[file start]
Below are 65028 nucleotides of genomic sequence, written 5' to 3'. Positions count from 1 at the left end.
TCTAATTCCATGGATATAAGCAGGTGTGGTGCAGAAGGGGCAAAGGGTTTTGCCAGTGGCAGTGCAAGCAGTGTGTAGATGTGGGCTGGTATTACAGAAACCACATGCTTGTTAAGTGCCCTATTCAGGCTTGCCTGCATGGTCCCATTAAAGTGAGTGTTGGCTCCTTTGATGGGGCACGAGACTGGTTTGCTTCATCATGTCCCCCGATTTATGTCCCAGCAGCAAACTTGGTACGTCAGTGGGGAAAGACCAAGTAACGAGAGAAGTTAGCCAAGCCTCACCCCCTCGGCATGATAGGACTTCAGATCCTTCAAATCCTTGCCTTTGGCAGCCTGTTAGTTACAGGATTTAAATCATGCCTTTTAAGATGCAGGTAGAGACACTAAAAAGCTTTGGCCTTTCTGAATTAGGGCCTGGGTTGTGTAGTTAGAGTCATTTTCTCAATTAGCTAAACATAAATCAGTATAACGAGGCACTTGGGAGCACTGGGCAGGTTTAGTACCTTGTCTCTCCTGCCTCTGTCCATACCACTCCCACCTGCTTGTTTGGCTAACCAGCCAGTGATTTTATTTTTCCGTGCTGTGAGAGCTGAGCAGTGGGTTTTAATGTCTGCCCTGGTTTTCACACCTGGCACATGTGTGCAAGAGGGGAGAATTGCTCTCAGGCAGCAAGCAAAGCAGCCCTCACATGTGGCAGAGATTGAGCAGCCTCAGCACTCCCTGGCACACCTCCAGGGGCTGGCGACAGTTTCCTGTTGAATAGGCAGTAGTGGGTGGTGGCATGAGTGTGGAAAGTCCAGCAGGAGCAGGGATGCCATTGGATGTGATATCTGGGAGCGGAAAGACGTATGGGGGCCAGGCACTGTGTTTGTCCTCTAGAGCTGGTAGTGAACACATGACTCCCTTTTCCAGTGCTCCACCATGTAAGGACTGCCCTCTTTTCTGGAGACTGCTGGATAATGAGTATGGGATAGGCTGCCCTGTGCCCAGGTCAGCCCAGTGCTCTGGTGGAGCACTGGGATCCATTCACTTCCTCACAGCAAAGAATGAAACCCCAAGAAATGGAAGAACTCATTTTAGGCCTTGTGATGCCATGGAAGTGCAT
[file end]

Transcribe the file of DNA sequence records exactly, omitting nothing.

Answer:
Below are 65028 nucleotides of genomic sequence, written 5' to 3'. Positions count from 1 at the left end.
TCTAATTCCATGGATATAAGCAGGTGTGGTGCAGAAGGGGCAAAGGGTTTTGCCAGTGGCAGTGCAAGCAGTGTGTAGATGTGGGCTGGTATTACAGAAACCACATGCTTGTTAAGTGCCCTATTCAGGCTTGCCTGCATGGTCCCATTAAAGTGAGTGTTGGCTCCTTTGATGGGGCACGAGACTGGTTTGCTTCATCATGTCCCCCGATTTATGTCCCAGCAGCAAACTTGGTACGTCAGTGGGGAAAGACCAAGTAACGAGAGAAGTTAGCCAAGCCTCACCCCCTCGGCATGATAGGACTTCAGATCCTTCAAATCCTTGCCTTTGGCAGCCTGTTAGTTACAGGATTTAAATCATGCCTTTTAAGATGCAGGTAGAGACACTAAAAAGCTTTGGCCTTTCTGAATTAGGGCCTGGGTTGTGTAGTTAGAGTCATTTTCTCAATTAGCTAAACATAAATCAGTATAACGAGGCACTTGGGAGCACTGGGCAGGTTTAGTACCTTGTCTCTCCTGCCTCTGTCCATACCACTCCCACCTGCTTGTTTGGCTAACCAGCCAGTGATTTTATTTTTCCGTGCTGTGAGAGCTGAGCAGTGGGTTTTAATGTCTGCCCTGGTTTTCACACCTGGCACATGTGTGCAAGAGGGGAGAATTGCTCTCAGGCAGCAAGCAAAGCAGCCCTCACATGTGGCAGAGATTGAGCAGCCTCAGCACTCCCTGGCACACCTCCAGGGGCTGGCGACAGTTTCCTGTTGAATAGGCAGTAGTGGGTGGTGGCATGAGTGTGGAAAGTCCAGCAGGAGCAGGGATGCCATTGGATGTGATATCTGGGAGCGGAAAGACGTATGGGGGCCAGGCACTGTGTTTGTCCTCTAGAGCTGGTAGTGAACACATGACTCCCTTTTCCAGTGCTCCACCATGTAAGGACTGCCCTCTTTTCTGGAGACTGCTGGATAATGAGTATGGGATAGGCTGCCCTGTGCCCAGGTCAGCCCAGTGCTCTGGTGGAGCACTGGGATCCATTCACTTCCTCACAGCAAAGAATGAAACCCCAAGAAATGGAAGAACTCATTTTAGGCCTTGTGATGCCATGGAAGTGCAT